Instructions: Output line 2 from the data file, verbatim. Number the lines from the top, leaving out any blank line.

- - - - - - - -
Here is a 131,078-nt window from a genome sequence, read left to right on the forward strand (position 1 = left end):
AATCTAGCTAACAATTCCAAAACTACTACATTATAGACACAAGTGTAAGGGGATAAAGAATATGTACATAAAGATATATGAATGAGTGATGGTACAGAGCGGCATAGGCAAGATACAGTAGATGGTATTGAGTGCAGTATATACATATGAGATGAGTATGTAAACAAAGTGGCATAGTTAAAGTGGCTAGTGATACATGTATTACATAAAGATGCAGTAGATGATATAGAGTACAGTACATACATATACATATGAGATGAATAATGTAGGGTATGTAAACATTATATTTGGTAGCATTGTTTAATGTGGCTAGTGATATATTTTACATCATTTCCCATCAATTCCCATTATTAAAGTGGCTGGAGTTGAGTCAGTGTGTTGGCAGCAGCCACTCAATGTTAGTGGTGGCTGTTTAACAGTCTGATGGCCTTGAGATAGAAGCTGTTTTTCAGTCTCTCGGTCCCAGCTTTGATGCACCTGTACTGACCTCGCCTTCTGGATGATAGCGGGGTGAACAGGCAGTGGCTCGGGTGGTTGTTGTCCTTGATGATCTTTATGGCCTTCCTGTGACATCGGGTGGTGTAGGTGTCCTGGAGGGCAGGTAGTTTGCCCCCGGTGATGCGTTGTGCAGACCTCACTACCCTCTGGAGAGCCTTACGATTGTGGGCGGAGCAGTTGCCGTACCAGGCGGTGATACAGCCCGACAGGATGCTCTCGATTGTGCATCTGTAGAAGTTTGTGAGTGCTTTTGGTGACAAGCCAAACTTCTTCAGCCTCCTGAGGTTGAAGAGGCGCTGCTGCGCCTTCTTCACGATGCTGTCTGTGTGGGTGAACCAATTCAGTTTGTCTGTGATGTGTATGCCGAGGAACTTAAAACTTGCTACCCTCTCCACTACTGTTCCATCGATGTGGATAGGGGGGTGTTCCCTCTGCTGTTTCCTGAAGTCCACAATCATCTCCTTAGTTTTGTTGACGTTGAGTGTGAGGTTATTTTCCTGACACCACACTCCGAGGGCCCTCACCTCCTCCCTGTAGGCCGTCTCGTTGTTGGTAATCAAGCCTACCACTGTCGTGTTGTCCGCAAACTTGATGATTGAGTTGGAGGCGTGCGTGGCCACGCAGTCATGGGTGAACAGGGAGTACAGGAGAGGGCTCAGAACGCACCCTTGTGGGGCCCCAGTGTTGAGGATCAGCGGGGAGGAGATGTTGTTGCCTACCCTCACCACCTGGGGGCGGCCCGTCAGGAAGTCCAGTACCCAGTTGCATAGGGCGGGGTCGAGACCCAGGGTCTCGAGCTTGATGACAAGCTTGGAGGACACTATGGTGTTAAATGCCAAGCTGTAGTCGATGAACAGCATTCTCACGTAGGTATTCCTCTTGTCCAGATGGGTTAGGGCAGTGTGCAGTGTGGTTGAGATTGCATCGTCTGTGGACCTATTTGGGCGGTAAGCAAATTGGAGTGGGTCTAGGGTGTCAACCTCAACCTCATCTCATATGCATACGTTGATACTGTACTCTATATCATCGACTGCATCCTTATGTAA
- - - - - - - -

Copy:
AATCTAGCTAACAATTCCAAAACTACTACATTATAGACACAAGTGTAAGGGGATAAAGAATATGTACATAAAGATATATGAATGAGTGATGGTACAGAGCGGCATAGGCAAGATACAGTAGATGGTATTGAGTGCAGTATATACATATGAGATGAGTATGTAAACAAAGTGGCATAGTTAAAGTGGCTAGTGATACATGTATTACATAAAGATGCAGTAGATGATATAGAGTACAGTACATACATATACATATGAGATGAATAATGTAGGGTATGTAAACATTATATTTGGTAGCATTGTTTAATGTGGCTAGTGATATATTTTACATCATTTCCCATCAATTCCCATTATTAAAGTGGCTGGAGTTGAGTCAGTGTGTTGGCAGCAGCCACTCAATGTTAGTGGTGGCTGTTTAACAGTCTGATGGCCTTGAGATAGAAGCTGTTTTTCAGTCTCTCGGTCCCAGCTTTGATGCACCTGTACTGACCTCGCCTTCTGGATGATAGCGGGGTGAACAGGCAGTGGCTCGGGTGGTTGTTGTCCTTGATGATCTTTATGGCCTTCCTGTGACATCGGGTGGTGTAGGTGTCCTGGAGGGCAGGTAGTTTGCCCCCGGTGATGCGTTGTGCAGACCTCACTACCCTCTGGAGAGCCTTACGATTGTGGGCGGAGCAGTTGCCGTACCAGGCGGTGATACAGCCCGACAGGATGCTCTCGATTGTGCATCTGTAGAAGTTTGTGAGTGCTTTTGGTGACAAGCCAAACTTCTTCAGCCTCCTGAGGTTGAAGAGGCGCTGCTGCGCCTTCTTCACGATGCTGTCTGTGTGGGTGAACCAATTCAGTTTGTCTGTGATGTGTATGCCGAGGAACTTAAAACTTGCTACCCTCTCCACTACTGTTCCATCGATGTGGATAGGGGGGTGTTCCCTCTGCTGTTTCCTGAAGTCCACAATCATCTCCTTAGTTTTGTTGACGTTGAGTGTGAGGTTATTTTCCTGACACCACACTCCGAGGGCCCTCACCTCCTCCCTGTAGGCCGTCTCGTTGTTGGTAATCAAGCCTACCACTGTCGTGTTGTCCGCAAACTTGATGATTGAGTTGGAGGCGTGCGTGGCCACGCAGTCATGGGTGAACAGGGAGTACAGGAGAGGGCTCAGAACGCACCCTTGTGGGGCCCCAGTGTTGAGGATCAGCGGGGAGGAGATGTTGTTGCCTACCCTCACCACCTGGGGGCGGCCCGTCAGGAAGTCCAGTACCCAGTTGCATAGGGCGGGGTCGAGACCCAGGGTCTCGAGCTTGATGACAAGCTTGGAGGACACTATGGTGTTAAATGCCAAGCTGTAGTCGATGAACAGCATTCTCACGTAGGTATTCCTCTTGTCCAGATGGGTTAGGGCAGTGTGCAGTGTGGTTGAGATTGCATCGTCTGTGGACCTATTTGGGCGGTAAGCAAATTGGAGTGGGTCTAGGGTGTCAACCTCAACCTCATCTCATATGCATACGTTGATACTGTACTCTATATCATCGACTGCATCCTTATGTAA